He did finally leave, but I had been so scared. After I was sure he was gone, I went outside my room. Two women I knew were out in the hallway, so I told them what had happened, and I just started crying. They sat with me and just listened. I think one may have very gently hugged me. They didn’t quite know what to say, but they just sat with me and let me feel the sadness and fear. I knew these two by name, and had chatted over the years with both of them maybe once. But I was so grateful they were there when I needed someone to just be safe for me to be with and help me through this pain.

I never turned him in. I figured since we had “been together” before, I would be blamed and nothing would come of it. (This is over 20 years ago.)

A few months later, he was dating someone else. I have no idea what happened, but the administration came to me and said his most recent girlfriend had mentioned my name in relation to him.

The Dean of Students set up an appointment with me and asked me for my story. I told her. The Dean also mentioned that a few other gals on campus had been named, and they were going to interview them. I didn’t learn their names, or who they were. But there were at least 4 of us, from what I could gather. Each with our own story.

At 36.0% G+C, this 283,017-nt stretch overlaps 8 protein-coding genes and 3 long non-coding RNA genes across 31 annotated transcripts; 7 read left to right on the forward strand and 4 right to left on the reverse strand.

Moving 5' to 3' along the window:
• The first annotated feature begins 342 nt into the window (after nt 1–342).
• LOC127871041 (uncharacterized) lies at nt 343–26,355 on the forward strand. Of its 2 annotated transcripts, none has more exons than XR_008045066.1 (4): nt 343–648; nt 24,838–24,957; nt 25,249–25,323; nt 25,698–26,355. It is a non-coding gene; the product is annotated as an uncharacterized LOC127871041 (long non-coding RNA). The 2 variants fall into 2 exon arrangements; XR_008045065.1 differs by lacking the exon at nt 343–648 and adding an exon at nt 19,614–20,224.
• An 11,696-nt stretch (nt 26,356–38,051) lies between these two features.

He was kicked out. Principia did the right thing by kicking him out.

More than a decade later, a sibling of mine was about to graduate from the college. I was very happy for them, and our family all went to the graduation weekend.

Guess who was back on campus. About to graduate with my sibling. Go ahead, guess.

It was him. This man.

I spent the whole weekend hiding behind pillars, and ducking. I figured out where he sat in the dining room and then carefully figured out a completely other place for me to go hide during meals in the dining room. The whole weekend should have been a happy occasion. For me: it was One Large Trigger. I had to be on high alert the entire weekend.

I told one of my parents, “look, if I suddenly disengage from our group and go hide behind a pillar or a tree or start running, just know that it’s because I saw the guy who attempted to rape me when I was a student here, and I can’t handle seeing him. By the way, he keeps trying to friend me on Facebook and I feel completely stalked by this guy in the cyber world.”

My parent’s response was completely devoid of empathy and compassion.

It was a typical Christian Science response: